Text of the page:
There are medical implications to these observed time structures. There is the possibility that Pap smear screening specificity and sensitivity for both malignant and infectious diseases is predictably greater or lesser during particular solar cycle stages, and this should be considered. If these findings are relevant to individual women, the timing of a screening Pap smear within these solar cycles may contribute to whether an abnormality is discovered. The subsequent timing within these cycles of follow-up Pap smears may then also contribute to whether the previously discovered abnormality apparently resolves or progresses. Since BP, peak respiratory flow, and other physiologic functions may also normally vary rhythmically during these nonphotic solar cycles, periodic reevaluation of the need for, and dosage of, anti-hypertensive agents and anti-bronchospastic medication should also be considered.
By what mechanisms might the observed pattern in sunspot activity be linked to changes in health status? Increases in sunspots are accompanied by changes in the amount of light and a range of other types of radiation that reach Earth, as well as changes in weather patterns, all of which, due to complex causal chains of various lengths, complexity, and duration, might affect the physiology of the individual as reflected in vital signs and the balance between microorganisms or precancer and endogenous protective mechanisms. A periodic disturbance of this balance might be reflected by the appearance of certain cervical epithelial cellular changes associated with infection and malignancy and by changes in pulmonary and cardiovascular function. Sunspot patterns affect weather patterns, and weather has behavioral, biological, and medical effects. Weather patterns and resulting patterns of prevailing global winds and currents also affect the global spread of many microorganisms. It is conceivable that solar storm–induced weather cycles could cyclically impact both human physiology and the likelihood of human infection, such as approximately 11-year Schwabe cycle–associated influenza pandemics (Hayes, 2010
Increased solar fluency that accompanies sunspot peaks increases light exposure of Earth's population of living organisms. Light, per se,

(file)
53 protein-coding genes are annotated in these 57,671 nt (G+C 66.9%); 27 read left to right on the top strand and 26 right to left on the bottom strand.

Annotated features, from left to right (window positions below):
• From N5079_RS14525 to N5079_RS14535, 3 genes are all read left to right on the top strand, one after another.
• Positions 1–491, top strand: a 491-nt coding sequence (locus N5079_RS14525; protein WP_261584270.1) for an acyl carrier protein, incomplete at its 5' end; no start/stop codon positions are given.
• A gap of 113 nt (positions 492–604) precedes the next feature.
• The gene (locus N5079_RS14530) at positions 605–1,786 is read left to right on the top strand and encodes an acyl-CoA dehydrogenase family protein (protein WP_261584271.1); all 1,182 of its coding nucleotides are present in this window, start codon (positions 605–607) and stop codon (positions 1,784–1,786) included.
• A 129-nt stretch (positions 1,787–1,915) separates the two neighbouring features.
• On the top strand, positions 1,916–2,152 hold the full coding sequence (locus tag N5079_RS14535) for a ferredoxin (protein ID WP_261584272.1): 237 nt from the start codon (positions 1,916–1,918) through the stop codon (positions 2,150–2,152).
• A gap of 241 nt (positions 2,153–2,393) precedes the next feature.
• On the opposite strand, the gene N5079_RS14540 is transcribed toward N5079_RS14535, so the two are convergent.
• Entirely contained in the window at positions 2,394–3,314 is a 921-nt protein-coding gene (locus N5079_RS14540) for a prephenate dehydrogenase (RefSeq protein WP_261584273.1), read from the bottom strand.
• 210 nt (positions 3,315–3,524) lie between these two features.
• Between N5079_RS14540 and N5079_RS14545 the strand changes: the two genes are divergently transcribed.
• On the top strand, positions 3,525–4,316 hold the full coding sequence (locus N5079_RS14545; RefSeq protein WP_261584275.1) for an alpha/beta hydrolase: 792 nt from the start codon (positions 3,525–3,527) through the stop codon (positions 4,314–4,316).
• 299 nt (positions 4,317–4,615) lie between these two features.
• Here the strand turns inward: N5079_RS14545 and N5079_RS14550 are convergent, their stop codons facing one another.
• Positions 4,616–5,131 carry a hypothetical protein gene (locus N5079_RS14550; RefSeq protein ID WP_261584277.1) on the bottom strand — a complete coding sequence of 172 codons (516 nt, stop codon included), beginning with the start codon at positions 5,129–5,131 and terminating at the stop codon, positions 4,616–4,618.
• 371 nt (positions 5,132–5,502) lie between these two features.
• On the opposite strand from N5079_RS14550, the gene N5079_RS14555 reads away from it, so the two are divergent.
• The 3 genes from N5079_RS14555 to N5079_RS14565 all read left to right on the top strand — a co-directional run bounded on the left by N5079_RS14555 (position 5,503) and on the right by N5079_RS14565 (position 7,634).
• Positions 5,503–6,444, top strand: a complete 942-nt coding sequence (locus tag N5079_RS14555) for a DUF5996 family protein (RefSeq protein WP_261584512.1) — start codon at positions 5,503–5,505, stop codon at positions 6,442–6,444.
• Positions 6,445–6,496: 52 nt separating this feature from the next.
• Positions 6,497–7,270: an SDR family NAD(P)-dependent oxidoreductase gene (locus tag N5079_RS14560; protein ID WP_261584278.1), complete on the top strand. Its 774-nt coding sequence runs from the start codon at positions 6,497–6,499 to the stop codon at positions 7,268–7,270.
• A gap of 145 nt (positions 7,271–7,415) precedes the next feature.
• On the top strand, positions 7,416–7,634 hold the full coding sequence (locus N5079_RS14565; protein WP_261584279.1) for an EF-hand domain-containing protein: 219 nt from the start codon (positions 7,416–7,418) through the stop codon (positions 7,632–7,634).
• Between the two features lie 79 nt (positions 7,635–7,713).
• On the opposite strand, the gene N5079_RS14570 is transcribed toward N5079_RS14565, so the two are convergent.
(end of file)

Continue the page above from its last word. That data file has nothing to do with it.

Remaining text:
has behavorial, endocrinologic, immunologic, and physiologic effects in living things, including human beings. For example, as a population phenomenon, a study of more than 320,000 citizens over a 29-year period found that those born near peaks of solar cycles lived an average of 1.5 years less
than those born in non-peak years; the authors concluded that this must involve radiant energy, probably UV light (Lowell and Davis, 2008
). It is possible that population light exposure changes could contribute to the physiologic and pathophysiologic rhythms we have observed. Light, for instance, modulates daytime vitamin D levels and nighttime melatonin levels, each of which inversely affects the host-cancer balance (Grant, 2002
; Schernhammer and Hankinson, 2005
). Increases in radiation load during regular temporal spans of low geomagnetic protection and high flux of energetic particles increases the risk of DNA damage in living things, including human cells, bacteria, and viruses. Because the chain of events between radiation exposure and observed outcome may be protracted and of variable duration and complexity, the population hit may apparently be “out of sync” with the observed effect. The various observed lags between peak population exposure and observed outcomes means that the mechanistic chain differs from one exposure outcome pair to the next.
Consideration of possible causality is reasonable. Causality in living systems is, however, complex and time dependent. The study of biological rhythms that originate in the near Cosmos and are set and reset by rhythmic relationships of Earth's surface and the Sun have prepared researchers for the possibility that additional solar periodicities might also cause biological effects (Cornélissen et al., 2010b